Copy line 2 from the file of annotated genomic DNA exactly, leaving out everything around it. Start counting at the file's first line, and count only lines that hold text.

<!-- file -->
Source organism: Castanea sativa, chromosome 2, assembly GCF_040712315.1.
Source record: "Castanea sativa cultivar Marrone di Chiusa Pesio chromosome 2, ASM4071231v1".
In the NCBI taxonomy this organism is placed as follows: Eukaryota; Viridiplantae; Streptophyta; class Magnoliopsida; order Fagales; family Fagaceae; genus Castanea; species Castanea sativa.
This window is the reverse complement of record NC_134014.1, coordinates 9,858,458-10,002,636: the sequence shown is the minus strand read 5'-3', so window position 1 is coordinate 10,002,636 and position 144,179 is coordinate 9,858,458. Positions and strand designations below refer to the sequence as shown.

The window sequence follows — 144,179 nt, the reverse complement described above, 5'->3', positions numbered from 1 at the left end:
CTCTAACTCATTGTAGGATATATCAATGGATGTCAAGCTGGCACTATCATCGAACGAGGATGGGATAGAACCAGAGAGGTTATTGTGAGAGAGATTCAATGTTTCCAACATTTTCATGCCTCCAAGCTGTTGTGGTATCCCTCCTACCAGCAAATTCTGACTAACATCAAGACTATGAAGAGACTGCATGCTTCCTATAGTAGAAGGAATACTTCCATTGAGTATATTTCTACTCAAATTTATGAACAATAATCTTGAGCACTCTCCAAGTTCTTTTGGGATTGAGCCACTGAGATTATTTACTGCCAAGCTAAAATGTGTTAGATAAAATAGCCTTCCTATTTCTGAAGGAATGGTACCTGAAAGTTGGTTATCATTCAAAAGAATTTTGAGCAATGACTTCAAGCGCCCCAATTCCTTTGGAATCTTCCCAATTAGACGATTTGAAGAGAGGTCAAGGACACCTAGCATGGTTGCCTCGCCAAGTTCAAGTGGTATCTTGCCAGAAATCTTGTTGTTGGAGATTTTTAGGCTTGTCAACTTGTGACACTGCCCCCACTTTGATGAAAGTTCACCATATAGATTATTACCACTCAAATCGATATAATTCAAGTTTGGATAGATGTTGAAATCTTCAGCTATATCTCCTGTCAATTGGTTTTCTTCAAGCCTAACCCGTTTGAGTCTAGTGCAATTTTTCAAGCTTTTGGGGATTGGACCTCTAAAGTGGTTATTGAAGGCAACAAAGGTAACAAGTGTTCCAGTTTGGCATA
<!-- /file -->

Source record: "Castanea sativa cultivar Marrone di Chiusa Pesio chromosome 2, ASM4071231v1".